Here's what we've done with our now-9yo boy. It's complicated, but has provided us with a lot of valuable and varied money lessons - ones that my parents never taught me!

Starting at 6 years old, my son got $1 per year IF he chose to save $5. Half that if he didn't. And no pressure - really! So it was a net of $1 cash for saving, and $3 cash for not saving. (Dilemma!) He almost always chose to save. He could spend cash on anything he wanted so long as it fits in the house rules. Candy-OK. Cheap toys-OK. Guns-Not OK What he learned was that not everything is worth what it costs. He learned how to bank with a teller and how rewarding it is to save. At the end of the year, we took $250 and opened an internet bank account.

At 7 he got $7 if he saved $5 $3.50 if he didn't. Same purchasing rules, but he was allowed to take out $20 for special purchases 4 times a year. He learned to consider choices carefully, and how higher interest = more money. At the end of the year, we took $150 and transferred it to the internet bank account for a total of $400 + interest!

At 8 he got $8 if he saved $5. $4 if he didn't. Everything else was the same, but we added a Charity Jar that gets $1 per week. All year we investigated different charities, and at the end of the year he decided which charity he wanted to give his $52 donation to.

At 9, he gets $9 if he saves $5. $4.50 if he doesn't. Same deal, but we're adding micro-lending into the mix.

It's been really fun and he is learning lessons that will (hopefully) serve him throughout his life. This year we start my daughter too, so it will be interesting to see how she approaches it.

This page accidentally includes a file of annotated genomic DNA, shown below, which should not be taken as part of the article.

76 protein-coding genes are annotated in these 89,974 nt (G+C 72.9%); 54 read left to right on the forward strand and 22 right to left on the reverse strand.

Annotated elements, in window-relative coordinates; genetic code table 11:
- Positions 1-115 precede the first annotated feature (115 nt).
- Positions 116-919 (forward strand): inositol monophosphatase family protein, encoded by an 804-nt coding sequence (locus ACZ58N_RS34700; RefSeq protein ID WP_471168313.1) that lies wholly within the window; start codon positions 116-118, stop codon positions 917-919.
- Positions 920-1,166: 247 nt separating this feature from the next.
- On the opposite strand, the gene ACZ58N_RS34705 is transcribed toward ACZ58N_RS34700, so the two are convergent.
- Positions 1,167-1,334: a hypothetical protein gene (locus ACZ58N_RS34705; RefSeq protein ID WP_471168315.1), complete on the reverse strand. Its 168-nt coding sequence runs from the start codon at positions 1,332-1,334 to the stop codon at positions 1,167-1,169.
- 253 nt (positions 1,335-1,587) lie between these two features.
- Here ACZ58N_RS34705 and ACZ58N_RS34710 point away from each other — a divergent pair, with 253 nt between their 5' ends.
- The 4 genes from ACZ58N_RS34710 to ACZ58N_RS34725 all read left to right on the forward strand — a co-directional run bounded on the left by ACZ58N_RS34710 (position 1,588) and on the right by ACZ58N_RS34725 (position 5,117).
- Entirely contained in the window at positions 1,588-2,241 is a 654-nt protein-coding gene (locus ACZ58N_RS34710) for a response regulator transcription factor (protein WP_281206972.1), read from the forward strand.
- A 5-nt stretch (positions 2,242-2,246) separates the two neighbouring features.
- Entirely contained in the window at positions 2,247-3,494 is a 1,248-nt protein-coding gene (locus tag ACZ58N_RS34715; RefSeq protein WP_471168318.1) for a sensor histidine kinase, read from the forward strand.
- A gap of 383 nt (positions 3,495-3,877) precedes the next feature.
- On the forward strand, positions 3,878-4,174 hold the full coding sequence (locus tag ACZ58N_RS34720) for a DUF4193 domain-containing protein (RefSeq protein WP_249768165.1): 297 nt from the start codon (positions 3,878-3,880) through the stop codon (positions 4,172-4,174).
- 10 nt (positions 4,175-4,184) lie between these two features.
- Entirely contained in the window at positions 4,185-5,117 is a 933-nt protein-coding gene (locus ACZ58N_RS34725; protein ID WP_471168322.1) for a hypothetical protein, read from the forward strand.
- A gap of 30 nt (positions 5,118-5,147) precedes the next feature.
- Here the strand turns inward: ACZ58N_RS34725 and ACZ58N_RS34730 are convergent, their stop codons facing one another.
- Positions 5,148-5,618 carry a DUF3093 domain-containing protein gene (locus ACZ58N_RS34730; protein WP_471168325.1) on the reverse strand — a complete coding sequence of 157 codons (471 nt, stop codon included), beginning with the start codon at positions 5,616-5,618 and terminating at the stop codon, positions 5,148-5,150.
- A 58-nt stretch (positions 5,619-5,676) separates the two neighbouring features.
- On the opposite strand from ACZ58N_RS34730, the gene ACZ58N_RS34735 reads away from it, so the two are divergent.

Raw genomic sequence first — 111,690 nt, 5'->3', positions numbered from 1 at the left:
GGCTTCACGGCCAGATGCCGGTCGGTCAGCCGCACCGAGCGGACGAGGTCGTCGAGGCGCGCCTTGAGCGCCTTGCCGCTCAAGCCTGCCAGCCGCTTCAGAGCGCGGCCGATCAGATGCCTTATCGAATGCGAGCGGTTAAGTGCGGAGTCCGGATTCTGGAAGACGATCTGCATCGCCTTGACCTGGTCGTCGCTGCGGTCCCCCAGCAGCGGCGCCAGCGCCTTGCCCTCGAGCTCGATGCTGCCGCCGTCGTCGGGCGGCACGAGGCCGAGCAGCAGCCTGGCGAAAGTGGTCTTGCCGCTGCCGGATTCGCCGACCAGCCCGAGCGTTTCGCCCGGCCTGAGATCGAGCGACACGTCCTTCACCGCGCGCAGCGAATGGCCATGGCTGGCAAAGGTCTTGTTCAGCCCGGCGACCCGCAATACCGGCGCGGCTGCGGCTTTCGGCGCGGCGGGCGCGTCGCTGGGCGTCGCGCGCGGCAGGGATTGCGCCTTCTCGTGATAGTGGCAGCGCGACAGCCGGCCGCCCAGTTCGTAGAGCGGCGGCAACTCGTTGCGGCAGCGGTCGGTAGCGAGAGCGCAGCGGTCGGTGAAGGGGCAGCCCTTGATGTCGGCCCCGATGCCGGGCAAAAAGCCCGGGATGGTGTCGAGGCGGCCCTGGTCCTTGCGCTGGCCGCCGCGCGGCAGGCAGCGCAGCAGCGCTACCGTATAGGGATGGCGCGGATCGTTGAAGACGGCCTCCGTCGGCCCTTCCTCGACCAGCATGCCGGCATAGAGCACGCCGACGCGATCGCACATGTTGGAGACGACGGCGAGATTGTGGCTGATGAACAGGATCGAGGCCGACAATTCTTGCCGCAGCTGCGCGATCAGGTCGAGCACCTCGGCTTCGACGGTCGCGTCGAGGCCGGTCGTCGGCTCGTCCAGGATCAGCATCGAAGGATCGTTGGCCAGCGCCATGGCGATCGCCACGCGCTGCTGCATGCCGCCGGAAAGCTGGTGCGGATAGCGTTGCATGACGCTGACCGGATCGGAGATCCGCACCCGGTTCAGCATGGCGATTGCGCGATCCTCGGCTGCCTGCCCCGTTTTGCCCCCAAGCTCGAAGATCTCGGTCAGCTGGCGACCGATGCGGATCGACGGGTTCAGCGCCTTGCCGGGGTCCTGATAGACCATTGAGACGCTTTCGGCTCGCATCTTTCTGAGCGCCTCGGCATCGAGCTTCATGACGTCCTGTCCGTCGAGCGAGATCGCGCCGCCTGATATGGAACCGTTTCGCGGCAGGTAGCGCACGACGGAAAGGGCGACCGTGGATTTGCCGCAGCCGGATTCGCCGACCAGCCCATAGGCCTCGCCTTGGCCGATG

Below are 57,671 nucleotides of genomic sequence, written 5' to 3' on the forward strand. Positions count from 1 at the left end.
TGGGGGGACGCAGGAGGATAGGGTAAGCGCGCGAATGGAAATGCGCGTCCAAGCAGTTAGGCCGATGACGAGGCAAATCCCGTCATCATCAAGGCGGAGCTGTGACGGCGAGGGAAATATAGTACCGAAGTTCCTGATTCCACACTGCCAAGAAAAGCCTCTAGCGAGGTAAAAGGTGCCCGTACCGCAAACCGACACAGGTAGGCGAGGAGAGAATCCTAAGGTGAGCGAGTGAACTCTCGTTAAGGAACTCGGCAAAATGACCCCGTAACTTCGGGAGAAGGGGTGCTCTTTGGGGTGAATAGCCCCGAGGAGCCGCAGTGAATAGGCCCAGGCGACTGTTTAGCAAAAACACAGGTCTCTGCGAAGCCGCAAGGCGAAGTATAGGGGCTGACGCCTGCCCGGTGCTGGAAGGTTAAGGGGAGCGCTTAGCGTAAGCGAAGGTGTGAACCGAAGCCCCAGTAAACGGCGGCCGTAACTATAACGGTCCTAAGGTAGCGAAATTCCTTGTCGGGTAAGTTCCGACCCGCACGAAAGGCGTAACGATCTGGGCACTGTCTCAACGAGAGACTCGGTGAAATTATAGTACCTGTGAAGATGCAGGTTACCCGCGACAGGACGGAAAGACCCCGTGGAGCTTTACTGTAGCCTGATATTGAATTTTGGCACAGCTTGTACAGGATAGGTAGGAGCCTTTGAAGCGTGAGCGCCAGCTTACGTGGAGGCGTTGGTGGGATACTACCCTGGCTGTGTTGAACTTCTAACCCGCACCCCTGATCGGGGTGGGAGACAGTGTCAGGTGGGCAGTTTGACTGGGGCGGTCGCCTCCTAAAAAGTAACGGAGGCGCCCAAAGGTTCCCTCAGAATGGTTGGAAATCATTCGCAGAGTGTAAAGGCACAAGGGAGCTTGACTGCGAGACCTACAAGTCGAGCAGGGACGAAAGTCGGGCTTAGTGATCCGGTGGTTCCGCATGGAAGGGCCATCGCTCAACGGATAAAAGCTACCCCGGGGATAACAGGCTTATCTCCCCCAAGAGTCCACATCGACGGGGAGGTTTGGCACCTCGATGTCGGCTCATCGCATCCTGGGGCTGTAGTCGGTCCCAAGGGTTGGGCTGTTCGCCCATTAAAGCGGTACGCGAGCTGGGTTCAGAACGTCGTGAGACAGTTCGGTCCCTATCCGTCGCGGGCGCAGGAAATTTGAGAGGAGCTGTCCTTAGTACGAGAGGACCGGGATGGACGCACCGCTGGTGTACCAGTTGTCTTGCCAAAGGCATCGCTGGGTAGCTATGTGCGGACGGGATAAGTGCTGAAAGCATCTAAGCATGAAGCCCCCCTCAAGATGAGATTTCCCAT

This system may not be for everyone, but it has been great for us. Allowance in our household is not tied to responsibilities - responsibilities exist regardless. We see allowance as a way to teach our kids the rules of money, how to work with it and how to be financially responsible. Good luck! Motley Fool no more....

The expert suggested a dollar for every year of age. For example $ 5 per week for 5 year old seems appropriate. That's how much we've been giving to our 5 year old son. My son was filmed in CBS Money Watch segment about allowances a couple of month ago, see teh link below. I hope this will answer all your questions. Lola

Our kids 10&8 get $5 a week. One of those is for a charity fund. 2 dollars they can spend as they want and 2 dollars are put into ''savings''. The savings is for them to buy big ticket items like video games, ipods..... This is a lot of money for them. We buy b-day gifts and some extras. If we are going to the movies I will buy a candy bar for them at the store but if they want something else at the theater they must pay, if we are at Target and they say ''I want X'' they have buy it or put it on the list of things to save for. anon

I'd like to recommend a great book called ''Play the Real Life Money Game'' by Sarah Williamson. It's written for teens, but the introduction is useful in thinking through what allowances are for, and some of the activities can be scaled back for younger kids. Money is never just about money, and it's so loaded for most people. So it's always useful to look at your question from a few different angles and talk it over with different people. The great thing about giving an allowance is that it gets you (and your partner if you have one) thinking about your own feelings and experiences about money, and what you want to teach your kids. Pat